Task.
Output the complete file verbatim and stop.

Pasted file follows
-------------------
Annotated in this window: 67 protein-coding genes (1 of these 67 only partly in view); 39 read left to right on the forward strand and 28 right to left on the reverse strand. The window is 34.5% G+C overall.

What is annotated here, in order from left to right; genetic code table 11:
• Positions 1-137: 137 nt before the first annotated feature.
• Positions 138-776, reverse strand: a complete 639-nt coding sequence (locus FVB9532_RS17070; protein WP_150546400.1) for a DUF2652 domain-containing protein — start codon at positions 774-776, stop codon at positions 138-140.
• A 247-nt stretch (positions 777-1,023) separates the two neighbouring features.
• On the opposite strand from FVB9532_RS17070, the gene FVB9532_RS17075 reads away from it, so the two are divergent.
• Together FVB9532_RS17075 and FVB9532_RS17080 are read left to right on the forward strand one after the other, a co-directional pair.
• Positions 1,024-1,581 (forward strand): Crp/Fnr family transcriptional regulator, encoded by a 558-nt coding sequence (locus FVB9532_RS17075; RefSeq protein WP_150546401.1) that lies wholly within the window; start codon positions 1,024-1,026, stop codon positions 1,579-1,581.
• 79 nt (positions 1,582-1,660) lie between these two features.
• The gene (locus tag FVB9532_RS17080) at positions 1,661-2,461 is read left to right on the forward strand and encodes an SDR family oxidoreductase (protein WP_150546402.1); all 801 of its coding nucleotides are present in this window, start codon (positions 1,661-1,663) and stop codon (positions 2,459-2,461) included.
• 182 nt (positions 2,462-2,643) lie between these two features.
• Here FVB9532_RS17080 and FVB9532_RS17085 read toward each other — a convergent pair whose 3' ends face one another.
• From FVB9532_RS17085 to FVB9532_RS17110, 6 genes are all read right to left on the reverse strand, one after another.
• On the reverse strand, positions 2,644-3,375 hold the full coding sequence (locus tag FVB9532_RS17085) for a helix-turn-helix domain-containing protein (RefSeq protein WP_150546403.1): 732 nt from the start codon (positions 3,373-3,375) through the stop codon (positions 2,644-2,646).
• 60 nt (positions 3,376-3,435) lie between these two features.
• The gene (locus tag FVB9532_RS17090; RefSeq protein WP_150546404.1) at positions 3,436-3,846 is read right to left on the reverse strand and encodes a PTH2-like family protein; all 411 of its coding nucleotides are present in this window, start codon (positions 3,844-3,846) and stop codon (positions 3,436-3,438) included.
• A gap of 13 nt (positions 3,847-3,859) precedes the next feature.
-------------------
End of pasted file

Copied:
Annotated in this window: 67 protein-coding genes (1 of these 67 only partly in view); 39 read left to right on the forward strand and 28 right to left on the reverse strand. The window is 34.5% G+C overall.

What is annotated here, in order from left to right; genetic code table 11:
• Positions 1-137: 137 nt before the first annotated feature.
• Positions 138-776, reverse strand: a complete 639-nt coding sequence (locus FVB9532_RS17070; protein WP_150546400.1) for a DUF2652 domain-containing protein — start codon at positions 774-776, stop codon at positions 138-140.
• A 247-nt stretch (positions 777-1,023) separates the two neighbouring features.
• On the opposite strand from FVB9532_RS17070, the gene FVB9532_RS17075 reads away from it, so the two are divergent.
• Together FVB9532_RS17075 and FVB9532_RS17080 are read left to right on the forward strand one after the other, a co-directional pair.
• Positions 1,024-1,581 (forward strand): Crp/Fnr family transcriptional regulator, encoded by a 558-nt coding sequence (locus FVB9532_RS17075; RefSeq protein WP_150546401.1) that lies wholly within the window; start codon positions 1,024-1,026, stop codon positions 1,579-1,581.
• 79 nt (positions 1,582-1,660) lie between these two features.
• The gene (locus tag FVB9532_RS17080) at positions 1,661-2,461 is read left to right on the forward strand and encodes an SDR family oxidoreductase (protein WP_150546402.1); all 801 of its coding nucleotides are present in this window, start codon (positions 1,661-1,663) and stop codon (positions 2,459-2,461) included.
• 182 nt (positions 2,462-2,643) lie between these two features.
• Here FVB9532_RS17080 and FVB9532_RS17085 read toward each other — a convergent pair whose 3' ends face one another.
• From FVB9532_RS17085 to FVB9532_RS17110, 6 genes are all read right to left on the reverse strand, one after another.
• On the reverse strand, positions 2,644-3,375 hold the full coding sequence (locus tag FVB9532_RS17085) for a helix-turn-helix domain-containing protein (RefSeq protein WP_150546403.1): 732 nt from the start codon (positions 3,373-3,375) through the stop codon (positions 2,644-2,646).
• 60 nt (positions 3,376-3,435) lie between these two features.
• The gene (locus tag FVB9532_RS17090; RefSeq protein WP_150546404.1) at positions 3,436-3,846 is read right to left on the reverse strand and encodes a PTH2-like family protein; all 411 of its coding nucleotides are present in this window, start codon (positions 3,844-3,846) and stop codon (positions 3,436-3,438) included.
• A gap of 13 nt (positions 3,847-3,859) precedes the next feature.